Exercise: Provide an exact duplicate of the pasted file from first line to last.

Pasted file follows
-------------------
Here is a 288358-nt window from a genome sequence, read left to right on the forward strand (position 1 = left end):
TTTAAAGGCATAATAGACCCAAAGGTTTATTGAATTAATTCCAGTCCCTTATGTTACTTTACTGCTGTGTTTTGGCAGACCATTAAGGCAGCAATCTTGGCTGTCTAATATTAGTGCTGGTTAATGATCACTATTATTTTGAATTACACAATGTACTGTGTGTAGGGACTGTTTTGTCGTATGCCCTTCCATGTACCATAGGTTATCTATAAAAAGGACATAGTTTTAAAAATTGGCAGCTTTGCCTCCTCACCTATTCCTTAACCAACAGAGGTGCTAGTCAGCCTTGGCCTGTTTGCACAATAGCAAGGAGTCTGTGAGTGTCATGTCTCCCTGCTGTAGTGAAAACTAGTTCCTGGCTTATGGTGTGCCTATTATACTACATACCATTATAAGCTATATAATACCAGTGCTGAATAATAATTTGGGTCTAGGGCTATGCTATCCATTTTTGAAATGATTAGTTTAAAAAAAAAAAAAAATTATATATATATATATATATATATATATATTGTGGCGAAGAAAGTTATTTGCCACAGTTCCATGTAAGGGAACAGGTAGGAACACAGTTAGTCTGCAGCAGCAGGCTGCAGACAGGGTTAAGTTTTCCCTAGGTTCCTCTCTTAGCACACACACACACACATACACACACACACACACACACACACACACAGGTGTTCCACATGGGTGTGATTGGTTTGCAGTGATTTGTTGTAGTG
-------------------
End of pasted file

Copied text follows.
Here is a 288358-nt window from a genome sequence, read left to right on the forward strand (position 1 = left end):
TTTAAAGGCATAATAGACCCAAAGGTTTATTGAATTAATTCCAGTCCCTTATGTTACTTTACTGCTGTGTTTTGGCAGACCATTAAGGCAGCAATCTTGGCTGTCTAATATTAGTGCTGGTTAATGATCACTATTATTTTGAATTACACAATGTACTGTGTGTAGGGACTGTTTTGTCGTATGCCCTTCCATGTACCATAGGTTATCTATAAAAAGGACATAGTTTTAAAAATTGGCAGCTTTGCCTCCTCACCTATTCCTTAACCAACAGAGGTGCTAGTCAGCCTTGGCCTGTTTGCACAATAGCAAGGAGTCTGTGAGTGTCATGTCTCCCTGCTGTAGTGAAAACTAGTTCCTGGCTTATGGTGTGCCTATTATACTACATACCATTATAAGCTATATAATACCAGTGCTGAATAATAATTTGGGTCTAGGGCTATGCTATCCATTTTTGAAATGATTAGTTTAAAAAAAAAAAAAAATTATATATATATATATATATATATATATATTGTGGCGAAGAAAGTTATTTGCCACAGTTCCATGTAAGGGAACAGGTAGGAACACAGTTAGTCTGCAGCAGCAGGCTGCAGACAGGGTTAAGTTTTCCCTAGGTTCCTCTCTTAGCACACACACACACACATACACACACACACACACACACACACACACAGGTGTTCCACATGGGTGTGATTGGTTTGCAGTGATTTGTTGTAGTG